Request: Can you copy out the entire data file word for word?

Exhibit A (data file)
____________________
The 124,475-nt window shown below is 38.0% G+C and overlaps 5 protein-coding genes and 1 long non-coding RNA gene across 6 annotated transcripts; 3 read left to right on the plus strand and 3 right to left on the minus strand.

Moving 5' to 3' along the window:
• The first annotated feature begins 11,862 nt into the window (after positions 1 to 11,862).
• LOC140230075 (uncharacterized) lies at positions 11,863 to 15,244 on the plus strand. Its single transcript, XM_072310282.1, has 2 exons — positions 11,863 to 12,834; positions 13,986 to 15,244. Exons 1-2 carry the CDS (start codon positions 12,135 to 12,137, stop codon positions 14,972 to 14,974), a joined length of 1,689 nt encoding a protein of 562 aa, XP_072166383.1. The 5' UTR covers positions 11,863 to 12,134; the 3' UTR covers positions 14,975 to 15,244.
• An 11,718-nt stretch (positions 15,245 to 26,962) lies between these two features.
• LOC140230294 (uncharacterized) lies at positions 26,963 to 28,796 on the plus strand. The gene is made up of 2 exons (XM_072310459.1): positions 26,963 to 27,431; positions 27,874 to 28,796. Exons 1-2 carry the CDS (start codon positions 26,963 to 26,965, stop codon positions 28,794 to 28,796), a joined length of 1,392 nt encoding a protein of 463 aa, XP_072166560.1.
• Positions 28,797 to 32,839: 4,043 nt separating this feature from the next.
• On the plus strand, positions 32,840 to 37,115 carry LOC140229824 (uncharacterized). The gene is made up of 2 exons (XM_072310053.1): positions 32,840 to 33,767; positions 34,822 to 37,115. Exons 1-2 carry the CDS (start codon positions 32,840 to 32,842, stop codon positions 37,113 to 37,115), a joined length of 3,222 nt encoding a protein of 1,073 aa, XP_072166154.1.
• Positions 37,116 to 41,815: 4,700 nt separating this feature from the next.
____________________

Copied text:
The 124,475-nt window shown below is 38.0% G+C and overlaps 5 protein-coding genes and 1 long non-coding RNA gene across 6 annotated transcripts; 3 read left to right on the plus strand and 3 right to left on the minus strand.

Moving 5' to 3' along the window:
• The first annotated feature begins 11,862 nt into the window (after positions 1 to 11,862).
• LOC140230075 (uncharacterized) lies at positions 11,863 to 15,244 on the plus strand. Its single transcript, XM_072310282.1, has 2 exons — positions 11,863 to 12,834; positions 13,986 to 15,244. Exons 1-2 carry the CDS (start codon positions 12,135 to 12,137, stop codon positions 14,972 to 14,974), a joined length of 1,689 nt encoding a protein of 562 aa, XP_072166383.1. The 5' UTR covers positions 11,863 to 12,134; the 3' UTR covers positions 14,975 to 15,244.
• An 11,718-nt stretch (positions 15,245 to 26,962) lies between these two features.
• LOC140230294 (uncharacterized) lies at positions 26,963 to 28,796 on the plus strand. The gene is made up of 2 exons (XM_072310459.1): positions 26,963 to 27,431; positions 27,874 to 28,796. Exons 1-2 carry the CDS (start codon positions 26,963 to 26,965, stop codon positions 28,794 to 28,796), a joined length of 1,392 nt encoding a protein of 463 aa, XP_072166560.1.
• Positions 28,797 to 32,839: 4,043 nt separating this feature from the next.
• On the plus strand, positions 32,840 to 37,115 carry LOC140229824 (uncharacterized). The gene is made up of 2 exons (XM_072310053.1): positions 32,840 to 33,767; positions 34,822 to 37,115. Exons 1-2 carry the CDS (start codon positions 32,840 to 32,842, stop codon positions 37,113 to 37,115), a joined length of 3,222 nt encoding a protein of 1,073 aa, XP_072166154.1.
• Positions 37,116 to 41,815: 4,700 nt separating this feature from the next.